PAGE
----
Microsoft Virtual Server Eases Migrations

Microsoft is offering a preview of the pre-beta code for its Virtual Server, which will enable customers to run NT 4 business applications as a virtual machine alongside Windows Server 2003.

Microsoft Corp. is giving customers a preview of the pre-beta code for its Virtual Server, which it acquired when it bought the virtual machine assets of Connectix Corp. in February.

At that time Bill Veghte, a Microsoft corporate vice president, told eWEEK that one of the motivations behind the move was to be able to offer a solution that would let the companys customers running a Windows NT 4 line of business applications continue to run these as a virtual machine alongside its latest Windows Server 2003 product family.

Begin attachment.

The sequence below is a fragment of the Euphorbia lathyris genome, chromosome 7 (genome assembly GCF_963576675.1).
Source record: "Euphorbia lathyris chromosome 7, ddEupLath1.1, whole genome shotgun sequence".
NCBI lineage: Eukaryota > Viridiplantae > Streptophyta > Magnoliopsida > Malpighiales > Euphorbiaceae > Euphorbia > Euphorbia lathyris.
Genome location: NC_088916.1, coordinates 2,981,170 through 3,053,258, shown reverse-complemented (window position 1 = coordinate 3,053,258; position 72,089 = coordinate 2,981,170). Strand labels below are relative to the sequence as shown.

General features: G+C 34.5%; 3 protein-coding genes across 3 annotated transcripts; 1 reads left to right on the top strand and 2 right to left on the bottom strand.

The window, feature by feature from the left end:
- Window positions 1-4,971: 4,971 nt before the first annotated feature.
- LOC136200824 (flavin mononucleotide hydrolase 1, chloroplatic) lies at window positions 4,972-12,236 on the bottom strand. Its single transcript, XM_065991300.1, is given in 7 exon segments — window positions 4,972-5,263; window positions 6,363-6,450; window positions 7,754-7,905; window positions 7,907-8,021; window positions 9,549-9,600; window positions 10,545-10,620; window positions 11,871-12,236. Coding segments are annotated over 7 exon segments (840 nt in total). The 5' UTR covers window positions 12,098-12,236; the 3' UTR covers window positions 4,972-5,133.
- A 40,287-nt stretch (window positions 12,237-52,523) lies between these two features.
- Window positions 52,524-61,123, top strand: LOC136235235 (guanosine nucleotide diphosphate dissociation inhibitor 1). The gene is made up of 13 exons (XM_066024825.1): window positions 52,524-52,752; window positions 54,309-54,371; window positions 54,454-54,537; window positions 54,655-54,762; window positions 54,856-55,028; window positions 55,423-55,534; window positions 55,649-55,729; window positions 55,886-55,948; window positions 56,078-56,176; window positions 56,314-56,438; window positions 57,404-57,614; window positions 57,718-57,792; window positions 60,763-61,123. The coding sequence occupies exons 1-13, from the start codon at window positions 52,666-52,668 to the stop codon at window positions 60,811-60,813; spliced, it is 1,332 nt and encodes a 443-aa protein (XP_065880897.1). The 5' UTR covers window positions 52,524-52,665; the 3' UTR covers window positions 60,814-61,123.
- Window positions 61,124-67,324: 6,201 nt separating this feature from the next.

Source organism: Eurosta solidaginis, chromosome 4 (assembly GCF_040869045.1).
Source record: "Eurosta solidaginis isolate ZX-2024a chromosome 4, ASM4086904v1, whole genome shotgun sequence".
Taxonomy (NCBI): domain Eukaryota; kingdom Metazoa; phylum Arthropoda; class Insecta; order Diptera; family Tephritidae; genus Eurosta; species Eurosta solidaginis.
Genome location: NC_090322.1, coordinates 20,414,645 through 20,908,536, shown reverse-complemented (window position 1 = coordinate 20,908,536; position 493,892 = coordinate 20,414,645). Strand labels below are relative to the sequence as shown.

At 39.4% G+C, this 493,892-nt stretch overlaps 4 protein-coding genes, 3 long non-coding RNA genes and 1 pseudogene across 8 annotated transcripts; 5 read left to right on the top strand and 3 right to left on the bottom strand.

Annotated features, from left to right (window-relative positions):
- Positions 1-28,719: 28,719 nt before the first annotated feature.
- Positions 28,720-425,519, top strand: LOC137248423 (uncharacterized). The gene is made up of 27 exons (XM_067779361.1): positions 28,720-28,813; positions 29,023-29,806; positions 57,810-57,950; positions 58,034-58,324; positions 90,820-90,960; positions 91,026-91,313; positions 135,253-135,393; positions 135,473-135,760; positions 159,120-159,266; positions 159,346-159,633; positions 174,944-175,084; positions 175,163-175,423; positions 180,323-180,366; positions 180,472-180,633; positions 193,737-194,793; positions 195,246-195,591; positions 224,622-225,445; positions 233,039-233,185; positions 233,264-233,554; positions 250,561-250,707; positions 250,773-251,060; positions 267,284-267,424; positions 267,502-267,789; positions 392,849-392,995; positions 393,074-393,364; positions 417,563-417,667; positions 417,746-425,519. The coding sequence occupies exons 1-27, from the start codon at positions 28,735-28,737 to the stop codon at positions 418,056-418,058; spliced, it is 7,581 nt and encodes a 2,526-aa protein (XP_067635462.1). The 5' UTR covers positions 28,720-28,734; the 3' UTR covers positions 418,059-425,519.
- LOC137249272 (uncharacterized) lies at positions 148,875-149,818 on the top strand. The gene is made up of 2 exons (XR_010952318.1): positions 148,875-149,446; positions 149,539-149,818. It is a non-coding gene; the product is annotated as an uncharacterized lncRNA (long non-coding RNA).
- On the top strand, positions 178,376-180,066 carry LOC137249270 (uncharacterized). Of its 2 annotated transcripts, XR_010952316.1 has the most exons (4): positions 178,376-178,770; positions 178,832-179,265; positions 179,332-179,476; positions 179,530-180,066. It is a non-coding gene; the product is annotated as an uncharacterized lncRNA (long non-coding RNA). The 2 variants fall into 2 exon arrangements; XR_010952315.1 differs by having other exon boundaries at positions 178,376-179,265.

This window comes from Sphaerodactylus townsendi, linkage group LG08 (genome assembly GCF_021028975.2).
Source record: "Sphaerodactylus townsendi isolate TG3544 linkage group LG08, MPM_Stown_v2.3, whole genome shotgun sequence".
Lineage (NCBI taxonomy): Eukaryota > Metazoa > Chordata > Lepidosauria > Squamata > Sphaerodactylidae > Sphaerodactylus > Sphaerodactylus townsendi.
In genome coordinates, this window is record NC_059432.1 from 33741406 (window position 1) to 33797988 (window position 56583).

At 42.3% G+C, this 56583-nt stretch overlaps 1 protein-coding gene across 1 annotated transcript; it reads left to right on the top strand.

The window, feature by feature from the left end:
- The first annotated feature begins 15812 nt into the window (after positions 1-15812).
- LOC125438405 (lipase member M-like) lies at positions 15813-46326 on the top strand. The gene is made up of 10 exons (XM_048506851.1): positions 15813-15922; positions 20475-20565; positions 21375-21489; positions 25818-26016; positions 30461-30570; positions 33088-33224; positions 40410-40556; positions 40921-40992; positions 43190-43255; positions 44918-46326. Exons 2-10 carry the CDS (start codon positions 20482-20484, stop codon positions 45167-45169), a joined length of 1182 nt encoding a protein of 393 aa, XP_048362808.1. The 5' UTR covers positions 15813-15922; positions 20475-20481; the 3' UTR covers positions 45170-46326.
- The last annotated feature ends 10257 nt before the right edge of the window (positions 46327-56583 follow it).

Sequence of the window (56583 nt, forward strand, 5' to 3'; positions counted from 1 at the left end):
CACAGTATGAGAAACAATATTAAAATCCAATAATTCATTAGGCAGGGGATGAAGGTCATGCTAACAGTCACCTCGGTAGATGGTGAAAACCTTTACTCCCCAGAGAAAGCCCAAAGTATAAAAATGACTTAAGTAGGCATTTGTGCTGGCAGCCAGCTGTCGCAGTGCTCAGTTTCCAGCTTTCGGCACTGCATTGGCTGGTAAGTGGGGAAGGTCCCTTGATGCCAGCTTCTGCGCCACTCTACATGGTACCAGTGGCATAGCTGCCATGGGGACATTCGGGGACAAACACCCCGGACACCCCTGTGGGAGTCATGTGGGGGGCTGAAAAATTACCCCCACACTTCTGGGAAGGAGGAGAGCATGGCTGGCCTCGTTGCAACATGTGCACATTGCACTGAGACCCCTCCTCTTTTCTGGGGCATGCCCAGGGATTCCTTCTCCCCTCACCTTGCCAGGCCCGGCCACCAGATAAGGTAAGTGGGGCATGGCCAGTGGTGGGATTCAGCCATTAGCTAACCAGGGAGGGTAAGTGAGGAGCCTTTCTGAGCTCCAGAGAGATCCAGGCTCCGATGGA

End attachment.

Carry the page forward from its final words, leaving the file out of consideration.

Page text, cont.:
While there were things Veghte could do on the tool side, with imaging, "the piece that I really needed was the ability to run all the NT 4 business applications out there as a virtual machine," he said.

"The only way I know how to guarantee compatibility for those NT 4 applications is to build off of Connectix, which uses COM interfaces. They also use our Win32 APIs pretty aggressively and they use our driver subsystems, so it was a very good fit," he said.

In an interview with eWEEK this week, Alfredo Pizzirani, a group product manager in Microsofts Windows Server group, said that there had been a lot of customer interest around the product.

"So we are responding to those and making the current version of the product available at using code VSCP. But the caveat is that at this point it is not performance-optimized or feature-complete, so customers should not use it for benchmarking or put it into production as yet," he said.

An example of missing functionality: The virtual machine code does not allow for a virtual SCSI drive to be created as yet, but that will be in place by the final release, Pizzirani said.